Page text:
Sophomore Biology student working to raise awareness on campus
For sophomore Biology major Calvin Stein, getting involved on campus and making a difference became a big part of his college experience. He is involved with the Chemistry Society as the current Treasurer, LAMBDA: LGBT Alliance, Spartans for Sustainability, and the President’s Task Force on Campus Sustainability.
His involvement in these clubs and organizations is what led him to create a button that incorporates two areas of interest for him. The button is colorful with the periodic element abbreviation for Bismuth or “Bi.” The colors represent the same colors on the flag representing bisexuality awareness and the abbreviation of “Bi” incorporates part of his identity and the inclusion of bisexuality as well as his interest in chemistry. “I thought this would be a great way to have something that relates to chemistry, but also represent inclusion,” says Stein.
Stein chose to study at York College because of both the biology program and the welcoming environment. “I wanted a college in Pennsylvania. I didn’t want to go to a big university that had 100 students in one class. I wanted to have the connection with the teachers. My main concern was looking for a good biology program, and from the colleges that I looked at, this one seemed the best,” he says.
YCP lived up to his expectations. He has met some inspiring faculty and staff members. Phillips Thomas-Hornbuckle, JD, Director of Intercultural Student Life and Global Programming (ISLGP) “has a very great personality—cheerful, helpful, and tries to get to know you,” says Stein. He has also been inspired by his teacher, Jessica Nolan, PhD, Associate Professor of Biology, for her care and understanding toward her students. “She’s very enthusiastic and concerned that you understand the material,” he says.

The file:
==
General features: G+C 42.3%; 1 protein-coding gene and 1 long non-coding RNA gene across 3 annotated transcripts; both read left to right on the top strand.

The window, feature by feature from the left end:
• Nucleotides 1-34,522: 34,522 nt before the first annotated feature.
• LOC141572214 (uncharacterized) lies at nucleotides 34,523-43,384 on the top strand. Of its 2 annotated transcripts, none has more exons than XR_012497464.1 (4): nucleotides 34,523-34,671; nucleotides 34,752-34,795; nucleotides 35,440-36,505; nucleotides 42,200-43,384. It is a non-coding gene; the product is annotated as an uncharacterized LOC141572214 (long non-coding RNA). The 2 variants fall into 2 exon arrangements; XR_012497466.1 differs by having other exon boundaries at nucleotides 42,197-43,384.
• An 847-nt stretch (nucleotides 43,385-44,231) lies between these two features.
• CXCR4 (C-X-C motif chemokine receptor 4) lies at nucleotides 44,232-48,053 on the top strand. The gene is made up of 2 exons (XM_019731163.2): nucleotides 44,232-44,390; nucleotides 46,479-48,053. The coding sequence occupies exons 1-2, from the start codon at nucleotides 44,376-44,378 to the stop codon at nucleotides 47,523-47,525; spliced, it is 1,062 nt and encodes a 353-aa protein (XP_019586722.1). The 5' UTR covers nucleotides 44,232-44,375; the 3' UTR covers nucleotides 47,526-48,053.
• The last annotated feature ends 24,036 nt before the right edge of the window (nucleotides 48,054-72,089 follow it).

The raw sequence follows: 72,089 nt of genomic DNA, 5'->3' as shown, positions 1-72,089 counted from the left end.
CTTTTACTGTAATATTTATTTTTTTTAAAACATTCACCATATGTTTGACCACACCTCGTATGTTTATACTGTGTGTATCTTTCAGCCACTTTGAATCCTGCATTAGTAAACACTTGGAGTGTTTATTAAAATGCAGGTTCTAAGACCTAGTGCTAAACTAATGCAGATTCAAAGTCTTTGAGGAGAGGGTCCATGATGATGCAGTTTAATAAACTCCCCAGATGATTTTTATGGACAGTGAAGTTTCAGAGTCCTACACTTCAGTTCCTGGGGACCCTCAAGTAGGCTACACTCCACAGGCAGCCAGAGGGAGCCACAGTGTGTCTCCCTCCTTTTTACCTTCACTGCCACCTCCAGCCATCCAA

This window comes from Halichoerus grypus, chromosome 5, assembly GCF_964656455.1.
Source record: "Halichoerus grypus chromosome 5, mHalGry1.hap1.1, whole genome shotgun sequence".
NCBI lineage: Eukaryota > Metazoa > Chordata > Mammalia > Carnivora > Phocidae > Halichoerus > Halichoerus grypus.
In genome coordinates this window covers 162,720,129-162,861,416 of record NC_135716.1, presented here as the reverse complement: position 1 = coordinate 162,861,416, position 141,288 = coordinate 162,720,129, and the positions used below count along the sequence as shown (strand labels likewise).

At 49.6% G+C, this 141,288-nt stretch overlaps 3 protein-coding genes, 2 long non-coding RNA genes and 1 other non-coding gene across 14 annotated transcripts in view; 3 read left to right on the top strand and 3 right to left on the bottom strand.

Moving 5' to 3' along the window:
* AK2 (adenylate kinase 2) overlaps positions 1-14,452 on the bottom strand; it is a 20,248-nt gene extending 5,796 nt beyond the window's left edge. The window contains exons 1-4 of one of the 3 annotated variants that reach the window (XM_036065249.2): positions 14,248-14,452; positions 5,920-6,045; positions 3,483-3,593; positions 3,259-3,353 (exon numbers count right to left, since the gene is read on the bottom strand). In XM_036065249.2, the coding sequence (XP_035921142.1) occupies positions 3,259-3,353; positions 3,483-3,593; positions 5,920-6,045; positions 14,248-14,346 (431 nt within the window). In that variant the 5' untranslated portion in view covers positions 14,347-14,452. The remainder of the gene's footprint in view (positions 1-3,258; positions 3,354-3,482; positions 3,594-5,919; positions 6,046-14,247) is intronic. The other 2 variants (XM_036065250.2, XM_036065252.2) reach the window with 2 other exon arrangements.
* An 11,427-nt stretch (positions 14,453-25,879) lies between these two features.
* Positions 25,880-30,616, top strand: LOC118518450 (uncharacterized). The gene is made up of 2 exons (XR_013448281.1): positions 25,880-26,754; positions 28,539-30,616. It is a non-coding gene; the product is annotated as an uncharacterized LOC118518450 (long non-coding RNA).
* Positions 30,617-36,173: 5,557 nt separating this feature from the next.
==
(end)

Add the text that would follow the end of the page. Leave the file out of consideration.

The connections he’s made so far and the relationships he’s built paved the way for him to raise awareness around LGBTQ issues. Stein advocates for social justice issues and especially those surrounding LGBTQ rights. “I am very concerned with social justice issues. I think people should be informed,” he says. He works closely with LAMBDA to bring awareness to the different identities and to help others understand. Stein helped to promote Asexuality Awareness Week, or ACE Week, celebrated this year from October 25 to October 31.
“It’s estimated around 1% of the population is asexual. It’s important because a lot of people don’t realize that they might be, because they aren’t aware of the term,” says Stein. “Bringing awareness of that is important because [some individuals] don’t experience sexual attraction or experience romantic interactions in the same way as a lot of other individuals do, and they may feel like there’s something wrong with them.” ACE Week helps to inform and educate those who may not be familiar with asexuality, and also helps those questioning how to identify themselves to feel included—to know that they are not alone.
Coming up on November 18, 2020, is another event that Stein is helping to coordinate on YCP’s campus—PRIDE in STEM Day, which incorporates both his interests in science and LGBTQ+ pride. The day, which is being presented in partnership between the Chemistry Society, ISLGP, and LAMBDA, will involve a series of drop-by events in the Iosue Student Union. The events will highlight scientists that have identified as LGBTQ+.
“We all felt that working to celebrate the day would raise awareness for the presence of the LGBTQ+ community in STEM, as well as provide resources for LGBTQ+ individuals looking to find greater representation in the sciences,” says Thomas-Hornbuckle.
The day will include a lunchtime table from 11 a.m. - 1 p.m. with free buttons and LGBTQ+ affirmative messages for the campus community; a Cultural Power Hour will feature music by LGBTQ+ artists, songs related to science, or by artists who dabble in science; and a tent that will have bath bombs and shower bombs (while supplies last) from 2-4 p.m. The gallery of scientists will be on display in the Iosue Student Union until students leave campus for the fall semester on November 24, 2020.